Then, when it comes to providing answers for your pressing questions about the human side of virtual teams, we’re going wide and deep. Just a few of our many talks include Steelcase’s Teryn Rikert helping you recognize key collaboration behaviors and how understanding them can help you have better remote meetings. Usertesting’s Paul Hepworth will show you how to make remote workers feel like they’re in same room. Yammer’s Christina Lucey will reveal a series of experiments her teams ran in three offices, eight time zones apart, to feel like they were radically closer. Lullabot’s Jeff Robbins will share time-zone secrets he’s learned to make working globally much, much smoother.

A number of speakers will talk about specific processes–most very easy but not so obvious–for building trust when you’re physically far apart. And several people will explore the best uses of and setups for in-person meetings when you have them infrequently.

Automattic, the company behind WordPress and one of the world’s biggest fully distributed firms, is sending Lori McLeese and Davide Casali to talk about what Automattic has learned in hiring hundreds of remote workers and how they’re thinking about long-term growth. We’ve also got Articulate’s Frazier Miller doing a deep dive into how you can most effectively onboard remote employees, and we’ll look at important HR questions for distributed companies to consider. And because so many of us work from home, we have a panel that’s logged thousands of collective work-from-the-living-room hours debating how to do it productively.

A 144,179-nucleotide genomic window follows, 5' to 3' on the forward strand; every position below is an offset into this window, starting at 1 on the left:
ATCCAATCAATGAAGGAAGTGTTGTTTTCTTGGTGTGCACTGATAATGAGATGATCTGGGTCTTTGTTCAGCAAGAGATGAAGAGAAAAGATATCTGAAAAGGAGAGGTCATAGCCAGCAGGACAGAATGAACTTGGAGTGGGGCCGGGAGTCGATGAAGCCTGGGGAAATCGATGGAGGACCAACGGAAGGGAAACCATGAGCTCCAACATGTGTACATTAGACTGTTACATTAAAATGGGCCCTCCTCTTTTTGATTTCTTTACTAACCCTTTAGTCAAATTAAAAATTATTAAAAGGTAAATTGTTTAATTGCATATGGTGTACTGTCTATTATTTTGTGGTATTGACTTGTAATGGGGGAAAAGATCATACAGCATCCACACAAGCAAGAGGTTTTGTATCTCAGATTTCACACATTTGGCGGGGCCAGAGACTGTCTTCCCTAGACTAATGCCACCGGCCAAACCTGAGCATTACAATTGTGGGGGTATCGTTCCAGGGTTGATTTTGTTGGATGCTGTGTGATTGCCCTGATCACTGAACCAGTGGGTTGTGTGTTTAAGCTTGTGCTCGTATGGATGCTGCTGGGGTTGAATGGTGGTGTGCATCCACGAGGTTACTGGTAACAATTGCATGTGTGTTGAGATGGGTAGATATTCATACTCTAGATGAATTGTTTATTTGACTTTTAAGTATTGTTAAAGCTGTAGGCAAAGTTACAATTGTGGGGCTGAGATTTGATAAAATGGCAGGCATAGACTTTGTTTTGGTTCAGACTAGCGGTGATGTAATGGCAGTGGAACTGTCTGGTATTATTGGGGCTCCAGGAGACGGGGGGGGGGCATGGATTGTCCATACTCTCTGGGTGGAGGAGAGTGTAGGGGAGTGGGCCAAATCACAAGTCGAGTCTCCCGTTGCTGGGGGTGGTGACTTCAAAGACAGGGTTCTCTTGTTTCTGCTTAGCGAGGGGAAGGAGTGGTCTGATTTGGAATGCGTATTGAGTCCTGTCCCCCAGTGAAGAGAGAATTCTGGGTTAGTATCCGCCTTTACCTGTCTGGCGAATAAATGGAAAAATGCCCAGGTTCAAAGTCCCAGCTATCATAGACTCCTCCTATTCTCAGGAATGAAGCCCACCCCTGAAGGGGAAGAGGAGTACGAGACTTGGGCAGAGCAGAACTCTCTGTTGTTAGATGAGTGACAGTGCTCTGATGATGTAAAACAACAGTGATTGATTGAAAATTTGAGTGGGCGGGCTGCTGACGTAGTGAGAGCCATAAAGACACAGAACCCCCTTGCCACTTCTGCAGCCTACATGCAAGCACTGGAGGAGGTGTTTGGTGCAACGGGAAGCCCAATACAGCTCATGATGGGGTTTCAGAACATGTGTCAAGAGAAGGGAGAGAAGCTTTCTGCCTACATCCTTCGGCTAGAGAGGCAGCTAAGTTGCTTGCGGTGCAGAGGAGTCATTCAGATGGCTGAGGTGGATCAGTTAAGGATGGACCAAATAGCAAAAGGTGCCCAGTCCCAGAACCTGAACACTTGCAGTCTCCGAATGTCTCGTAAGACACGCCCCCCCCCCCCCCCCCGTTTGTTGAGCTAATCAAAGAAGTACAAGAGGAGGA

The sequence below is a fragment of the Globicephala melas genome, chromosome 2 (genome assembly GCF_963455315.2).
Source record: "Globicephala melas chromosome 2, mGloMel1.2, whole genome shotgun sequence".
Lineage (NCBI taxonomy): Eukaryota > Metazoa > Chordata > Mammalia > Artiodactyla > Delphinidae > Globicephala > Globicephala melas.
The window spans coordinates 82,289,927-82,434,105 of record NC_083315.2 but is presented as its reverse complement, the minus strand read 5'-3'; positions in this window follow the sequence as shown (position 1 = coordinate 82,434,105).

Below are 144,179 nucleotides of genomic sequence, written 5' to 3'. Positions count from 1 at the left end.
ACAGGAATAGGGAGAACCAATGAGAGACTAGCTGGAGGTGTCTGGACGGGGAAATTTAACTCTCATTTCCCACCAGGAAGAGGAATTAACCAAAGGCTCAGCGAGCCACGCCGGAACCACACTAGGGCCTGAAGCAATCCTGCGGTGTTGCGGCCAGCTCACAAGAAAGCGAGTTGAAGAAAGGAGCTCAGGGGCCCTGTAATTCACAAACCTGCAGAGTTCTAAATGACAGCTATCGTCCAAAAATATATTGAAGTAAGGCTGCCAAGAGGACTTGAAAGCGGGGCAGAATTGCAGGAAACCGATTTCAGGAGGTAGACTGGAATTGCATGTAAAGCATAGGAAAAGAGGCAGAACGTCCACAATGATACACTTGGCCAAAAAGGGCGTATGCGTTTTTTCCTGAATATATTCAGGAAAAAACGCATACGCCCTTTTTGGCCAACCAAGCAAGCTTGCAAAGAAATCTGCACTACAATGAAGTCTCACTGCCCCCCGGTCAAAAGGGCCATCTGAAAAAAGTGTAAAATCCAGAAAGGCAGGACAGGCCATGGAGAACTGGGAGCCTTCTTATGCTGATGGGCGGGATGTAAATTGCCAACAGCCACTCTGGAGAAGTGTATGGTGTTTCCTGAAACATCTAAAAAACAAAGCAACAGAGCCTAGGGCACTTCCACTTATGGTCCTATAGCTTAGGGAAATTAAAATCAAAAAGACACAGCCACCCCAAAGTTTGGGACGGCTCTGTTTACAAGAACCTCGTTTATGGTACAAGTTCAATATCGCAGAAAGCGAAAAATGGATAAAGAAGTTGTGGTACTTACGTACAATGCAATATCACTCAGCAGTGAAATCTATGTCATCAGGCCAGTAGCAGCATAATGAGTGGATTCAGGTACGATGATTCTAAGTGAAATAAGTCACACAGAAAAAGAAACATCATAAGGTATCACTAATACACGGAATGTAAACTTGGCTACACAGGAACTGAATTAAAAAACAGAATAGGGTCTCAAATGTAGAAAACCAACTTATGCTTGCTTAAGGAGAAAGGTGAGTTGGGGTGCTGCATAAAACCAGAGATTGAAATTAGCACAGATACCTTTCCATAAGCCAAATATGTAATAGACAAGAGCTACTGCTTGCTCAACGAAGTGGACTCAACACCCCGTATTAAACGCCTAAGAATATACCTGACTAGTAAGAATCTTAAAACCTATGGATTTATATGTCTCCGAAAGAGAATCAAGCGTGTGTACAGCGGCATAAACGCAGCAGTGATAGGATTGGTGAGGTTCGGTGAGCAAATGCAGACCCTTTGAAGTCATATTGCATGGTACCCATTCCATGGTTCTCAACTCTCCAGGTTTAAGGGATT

Of course, we’re going to examine the best tools for remote teams. For instance, Editorially co-founder David Yee will talk about getting the most out of group chat, which is a common setup among engineering teams and can be used to great effect by civilians, too. Intridea’s Patti Chan will review the third-party collaboration tools you can buy and those you might want to build. A series of speakers will show us how their teams make great use of apps for remote brainstorming, project management, daily communication and more. And video: We’ll look at all aspects of video, from hardware, to software, to best practices for video calls with your coworkers.

We’ll cap the day with a conversation between The Lean Startup author Eric Ries and Bob Sutton, whose new book, Scaling Up Excellence, provides great fodder for a question so many of us face in distributed companies: How can remote teams spur, rather than hinder, growth in our organizations?

The day will be very conversational, with lots of moderated Q&A after every batch of talks, so you can jump in. And we have questions for you to discuss with each other at breaks and lunch, so that you’re guaranteed to have great spontaneous meetings, too.

Register today! If you can’t make it in person, join us via livestream, which we’ve set up, naturally, for a very cool remote experience. We look forward to seeing you there–whether that’s in person or virtual.

 

Making Remote a Reality in Large, Established Organizations

A New Kind of Workplace

I haven’t worked anywhere near my coworkers for 20 years. Sometimes, I worked for companies that were based thousands of miles from where I lived. Sometimes, I worked with coworkers who were in offices on the other side of the world. Sometimes, I worked as a consultant or freelancer and wasn’t onsite often, if ever. These days, I’m running a company with no office at all, and we all work from different locations in at least three different countries. Despite Yahoo’s having recalled all of its remote workers earlier this year, the fact is that distributed teams—those whose members work in different locations—are the norm in many companies.1